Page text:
London Symphony Orchestra / François-Xavier Roth: Half-Six Fix – Stravinsky & Debussy

London Symphony OrchestraFrançois-Xavier Roth (above)

Half-Six Fix

Stravinsky Le chant du rossignol (1917)

Debussy La Mer (1903-1905)

Barbican Hall, London; Wednesday 28 March 2018

Written by Ben Hogwood

The London Symphony Orchestra’s new Half-Six Fix initiative went ‘live’ with this Stravinsky / Debussy double header; a concert full of colour and mutual appreciation for two of the 20th century giants.

A more relaxed approach was immediately evident on arrival at the Barbican for the early evening hour of music. Downloading the EnCue app gave audience members a stream of content at their disposal, with comprehensive notes on the two pieces as well as artwork and cues for the performances themselves.

Interestingly during the concert I did not witness anybody using their phone in this way – which in a sense was encouraging, for everyone was in thrall to the performers themselves. The other major disadvantage with reading concert notes on a mobile phone is the distraction of notifications from elsewhere. Surely one of the great advantages of live music is that it takes you to a special place away from everyday life! That said, the resources available do also give the option for reading between pieces, and were of a high quality to make them fully worthwhile.

Our compere for the evening was François-Xavier Roth and he was the ideal host, introducing the pieces with a nice line in respect and humour. The use of musical examples with the orchestra was helpful – flautist Gareth Davies showed off Stravinsky’s Le chant du Rossignol, while it was nice to see glockenspiel and cymbals promoted to the front line so that we could appreciate Debussy’s masterly use of the orchestra in La mer.

The performances were superb. Le chant du Rossignol had rhythmic precision and musical finesse, telling the story of the nightingale and the efforts of its Japanese imitators to emulate its song in vivid, widescreen technicolour. Stravinsky’s inspiration in this piece was revealed to be very close to Petrushka, and Roth conducted a performance that brought the melodies to the front but emphasised some wonderful textures conjured up in the middle foreground. There were visuals, and fleeting glimpses of solos, but it seemed the LSO had not fully decided whether to show the orchestra in full or images derived from the piece, settling for a halfway approach which was fleetingly helpful.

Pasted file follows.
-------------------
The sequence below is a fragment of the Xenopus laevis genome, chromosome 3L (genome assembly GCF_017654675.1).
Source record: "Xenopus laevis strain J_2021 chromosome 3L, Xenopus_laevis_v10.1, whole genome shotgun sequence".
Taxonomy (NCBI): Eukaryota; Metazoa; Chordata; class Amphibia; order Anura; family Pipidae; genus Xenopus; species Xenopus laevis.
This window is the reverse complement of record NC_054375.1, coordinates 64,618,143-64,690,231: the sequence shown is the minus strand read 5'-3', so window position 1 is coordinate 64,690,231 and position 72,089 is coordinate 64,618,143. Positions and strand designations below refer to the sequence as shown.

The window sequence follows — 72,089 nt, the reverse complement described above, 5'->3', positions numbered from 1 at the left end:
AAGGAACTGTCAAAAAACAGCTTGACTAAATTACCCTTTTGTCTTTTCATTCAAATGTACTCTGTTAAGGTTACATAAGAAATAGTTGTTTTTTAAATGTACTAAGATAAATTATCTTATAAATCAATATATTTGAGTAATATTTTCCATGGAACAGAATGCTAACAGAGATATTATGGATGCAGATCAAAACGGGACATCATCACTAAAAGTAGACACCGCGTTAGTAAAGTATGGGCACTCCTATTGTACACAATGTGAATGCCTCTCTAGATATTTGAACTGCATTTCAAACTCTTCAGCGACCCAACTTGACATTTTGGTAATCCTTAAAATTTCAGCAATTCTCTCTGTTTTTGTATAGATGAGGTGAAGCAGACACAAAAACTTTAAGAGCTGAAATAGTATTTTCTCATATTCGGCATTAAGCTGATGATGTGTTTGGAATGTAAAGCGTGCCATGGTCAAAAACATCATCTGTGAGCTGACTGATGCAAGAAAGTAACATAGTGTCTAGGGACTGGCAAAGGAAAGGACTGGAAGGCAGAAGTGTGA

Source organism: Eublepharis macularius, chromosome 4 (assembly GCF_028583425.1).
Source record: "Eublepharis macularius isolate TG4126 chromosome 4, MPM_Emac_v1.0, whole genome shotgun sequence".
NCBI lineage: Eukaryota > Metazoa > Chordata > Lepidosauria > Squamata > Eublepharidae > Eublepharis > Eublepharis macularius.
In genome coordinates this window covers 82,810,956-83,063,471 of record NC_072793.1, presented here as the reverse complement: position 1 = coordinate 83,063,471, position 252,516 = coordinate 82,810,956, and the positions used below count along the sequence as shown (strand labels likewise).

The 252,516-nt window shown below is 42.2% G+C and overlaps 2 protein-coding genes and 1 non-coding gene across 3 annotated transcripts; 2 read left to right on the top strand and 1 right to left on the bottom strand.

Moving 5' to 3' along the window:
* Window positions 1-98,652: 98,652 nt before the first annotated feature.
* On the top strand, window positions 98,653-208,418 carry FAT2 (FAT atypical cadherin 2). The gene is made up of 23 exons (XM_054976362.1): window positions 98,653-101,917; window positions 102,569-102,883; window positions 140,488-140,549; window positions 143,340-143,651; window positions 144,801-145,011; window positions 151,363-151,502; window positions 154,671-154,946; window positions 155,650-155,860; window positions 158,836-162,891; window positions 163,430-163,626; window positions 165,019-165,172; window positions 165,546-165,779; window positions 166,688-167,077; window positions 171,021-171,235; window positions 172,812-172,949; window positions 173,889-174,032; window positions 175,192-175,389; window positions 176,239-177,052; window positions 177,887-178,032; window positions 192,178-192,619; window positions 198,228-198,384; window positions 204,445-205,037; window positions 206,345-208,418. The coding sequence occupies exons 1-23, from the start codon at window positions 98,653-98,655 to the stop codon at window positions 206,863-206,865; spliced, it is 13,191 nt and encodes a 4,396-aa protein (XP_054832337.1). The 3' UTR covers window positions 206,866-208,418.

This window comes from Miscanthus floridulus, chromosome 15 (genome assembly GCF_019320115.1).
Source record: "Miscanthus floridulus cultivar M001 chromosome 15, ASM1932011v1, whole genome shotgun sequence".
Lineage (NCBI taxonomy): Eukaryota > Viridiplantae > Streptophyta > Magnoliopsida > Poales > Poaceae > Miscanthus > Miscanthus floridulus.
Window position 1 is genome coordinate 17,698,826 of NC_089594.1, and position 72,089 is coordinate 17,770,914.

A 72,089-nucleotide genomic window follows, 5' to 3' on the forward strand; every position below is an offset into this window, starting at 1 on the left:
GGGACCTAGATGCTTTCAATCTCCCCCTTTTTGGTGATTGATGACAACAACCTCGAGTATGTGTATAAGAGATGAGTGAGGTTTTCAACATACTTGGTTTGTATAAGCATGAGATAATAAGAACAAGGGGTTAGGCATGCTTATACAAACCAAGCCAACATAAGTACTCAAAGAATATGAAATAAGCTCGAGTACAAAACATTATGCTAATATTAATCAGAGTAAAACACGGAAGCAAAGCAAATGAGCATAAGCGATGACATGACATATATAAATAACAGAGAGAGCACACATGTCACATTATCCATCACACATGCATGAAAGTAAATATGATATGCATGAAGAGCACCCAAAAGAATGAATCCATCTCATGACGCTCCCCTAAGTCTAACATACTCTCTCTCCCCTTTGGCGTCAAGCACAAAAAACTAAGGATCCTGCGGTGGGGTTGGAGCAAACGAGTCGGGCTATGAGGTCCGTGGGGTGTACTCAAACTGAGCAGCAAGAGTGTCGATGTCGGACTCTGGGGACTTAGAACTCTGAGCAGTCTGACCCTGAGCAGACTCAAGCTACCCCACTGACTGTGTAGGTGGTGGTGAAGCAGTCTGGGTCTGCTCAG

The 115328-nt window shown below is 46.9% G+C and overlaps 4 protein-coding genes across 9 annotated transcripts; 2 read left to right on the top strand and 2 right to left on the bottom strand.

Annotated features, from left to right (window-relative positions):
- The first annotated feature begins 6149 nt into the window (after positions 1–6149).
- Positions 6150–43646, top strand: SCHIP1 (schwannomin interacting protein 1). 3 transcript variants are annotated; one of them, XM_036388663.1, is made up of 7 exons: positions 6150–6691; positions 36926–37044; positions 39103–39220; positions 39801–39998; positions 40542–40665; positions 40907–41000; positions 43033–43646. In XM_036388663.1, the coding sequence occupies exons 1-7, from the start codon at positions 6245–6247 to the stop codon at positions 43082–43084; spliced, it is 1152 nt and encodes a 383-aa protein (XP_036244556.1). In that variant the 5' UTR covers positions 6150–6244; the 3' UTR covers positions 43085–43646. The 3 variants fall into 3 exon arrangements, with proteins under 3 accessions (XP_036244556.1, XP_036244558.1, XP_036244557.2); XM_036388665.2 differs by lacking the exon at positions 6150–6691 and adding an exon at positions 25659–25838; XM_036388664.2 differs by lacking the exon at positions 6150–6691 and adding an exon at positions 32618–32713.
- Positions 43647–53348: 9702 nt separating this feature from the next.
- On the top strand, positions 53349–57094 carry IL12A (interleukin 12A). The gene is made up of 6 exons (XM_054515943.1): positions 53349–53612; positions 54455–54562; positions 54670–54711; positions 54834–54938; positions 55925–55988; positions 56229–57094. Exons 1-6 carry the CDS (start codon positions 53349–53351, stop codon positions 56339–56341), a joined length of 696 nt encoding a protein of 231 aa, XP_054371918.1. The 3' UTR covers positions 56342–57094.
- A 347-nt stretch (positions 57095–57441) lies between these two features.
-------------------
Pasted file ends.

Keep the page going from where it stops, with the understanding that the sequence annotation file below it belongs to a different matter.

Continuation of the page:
Watching the orchestra was definitely enough – their standard these days is as high as ever, and if anything was even better for La mer. Clearly this is one of Roth’s first loves, and from a seat near to the orchestra you could practically feel the spray as the orchestra dived in.

Tempo choices were on the whole assertive but never at the expense of detail and expression, and when the final swell came in the third movement, Dialogue du vent et de la mer (Dialogue of the wind and the waves).

Roth is an ideal host for this sort of evening, which can be wholeheartedly recommended, a case of quality winning over quantity – and it is pitched at a level where everyone present, from the first time attendee to the hundredth, will learn something new and get a fresh perspective. A great initiative for opening the mind to classical music in a more relaxed setting.

On record: The Panufnik Legacies II (LSO Live)

lso-panufnik-legacies-2

Colin Matthews, Max de Wardner, Evis Sammoutis, Christopher Mayo, Toby Young, Elizabeth Winters, Larry Goves, Raymond Yiu, Anjula Semmens and Edmund Finnis Panufnik Variations
Duncan Ward P-p-paranoia
Alastair Putt Spiral